• During the Vijaynagar period, temples emerged as important landholders.
    • Hundreds of villages were granted to the deities which were worshipped in the temples.
    • Temple officers managed the devadana villages.
    • The income from devadana villages provided:
      • sustenance to the ritual functionaries,
      • to provide food offerings or to purchase goods (mostly aromatic substances ‘and cloth) essential for carrying out the ritual rites.
    • Cash endowments were also made by the state to the temples for providing ritual service.
  • Temples took up irrigational work also:
    • Large temples holding devadana lands had under them irrigation department for properly channelising money grants made to the temples. e.g:  Cash endowments made by the state to the Tirupati temple were ploughed back in irrigation.
    • The income thus attained was used to carry out and maintain ritual services.
    • Those who gave cash grants to temples also received a share of the food offering (prasadam) derived from the increased productivity.
  • Temples in South India were important centres of economic activity:
    • carried on banking activities. :
      • gave loans to individuals and village assemblies for economic purposes.
        • e.g.: At Srirangam Temple, cash grants were used to advance commercial loans to business firms in Trichnopoly.
      • The loan were given against lands whose income went to the temples.
    • They employed a number of persons.
      • Mahalingam refers to an inscription which mentions a temple which employed 370 servants.
    • Temples purchased local goods for performance of ritual services.
    • Temples had their trusts which utilised its funds for various purposes.
    • The temples were very large and needed supply of food stuff and commodities for distribution of prasadam to the pilgrims, service of God, the priests, etc. The temples were rich and also took active part in trade, both internal and overseas.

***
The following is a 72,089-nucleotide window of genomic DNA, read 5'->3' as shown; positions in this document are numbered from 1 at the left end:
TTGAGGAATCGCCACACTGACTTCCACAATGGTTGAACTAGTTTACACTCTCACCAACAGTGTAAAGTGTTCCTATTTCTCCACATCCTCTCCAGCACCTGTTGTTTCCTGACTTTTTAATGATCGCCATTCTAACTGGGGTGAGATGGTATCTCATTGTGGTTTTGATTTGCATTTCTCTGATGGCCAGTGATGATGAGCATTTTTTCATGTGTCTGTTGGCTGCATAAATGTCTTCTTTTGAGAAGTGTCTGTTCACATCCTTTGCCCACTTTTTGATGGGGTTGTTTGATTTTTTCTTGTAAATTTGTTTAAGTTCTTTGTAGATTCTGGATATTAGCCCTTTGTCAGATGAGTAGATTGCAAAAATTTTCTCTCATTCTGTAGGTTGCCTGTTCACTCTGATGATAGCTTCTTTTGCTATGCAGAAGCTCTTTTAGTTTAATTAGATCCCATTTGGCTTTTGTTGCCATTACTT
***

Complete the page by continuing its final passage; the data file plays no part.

• Thus, the temples functioned almost as an independent economic system encompassing persons and institutions that were bound together by economic links.

Foreign trade: 

  • We get information about foreign trade from the Amuktamalyada of Krishnadeva Raya, Domingo Paes and Nuniz.
    • They give vivid description of horse trade.
    • The role of the Indians in the overseas carrying trade was minimal.
  • Barbosa mentions that Indian overseas trade was completely controlled by Muslim merchants. They used to get special treatment from the rulers.
    • on returning from the Red Sea the king assigned them a nayar bodyguard, a Chetti accountant and a broker for help in local transactions.
    • at Kayal (Tamil Nadu), even royal monopoly of pearl-fisheries was given to a Muslim merchant.
  • Horse trade:
    • The Arabs and later the Portuguese controlled horse trade.
    • Horses were Brought from Arabia, Syria and Turkey to the west-coast ports. Goa supplied horses to Vijaynagar as well as the Deccani Sultanates.
    • Importation of horses was of great military importance for the southern states as good horses were not bred in India. Besides, Vijaynagar’s conflict with the northern Deccan Muslim states restricted the supply of horses from north India that were imported from Central Asia.
  • Other imports:
    • Ivory, pearls, spices, precious stones, coconuts, palm-sugar, salt, etc.
    • Pearls were brought from the Persian Gulf and Ceylon and precious stones from Pegu.
    • Velvet was imported from Mecca and satin, silk, damask and brocade from China.
  • Exports:
    • White rice, Sugarcane (other than palm-sugarcane) and iron were the major exports.
    • Diamonds were exported from Vijaynagar.
      • Nuniz states that its diamond mines were the richest in the world. The principal mines were on the banks of the Krishna river and in Kurnool and Anantapur.
      • This led to the development of a great industry for cutting and polishing precious stones like diamonds, sapphires and rubies in Vijayanagar and Malabar.

Internal trade and urban life:

  • The contemporary foreign accounts show that local and long distance trade increased.
  • Roads and roadside-facilities for travellers between towns were excellent.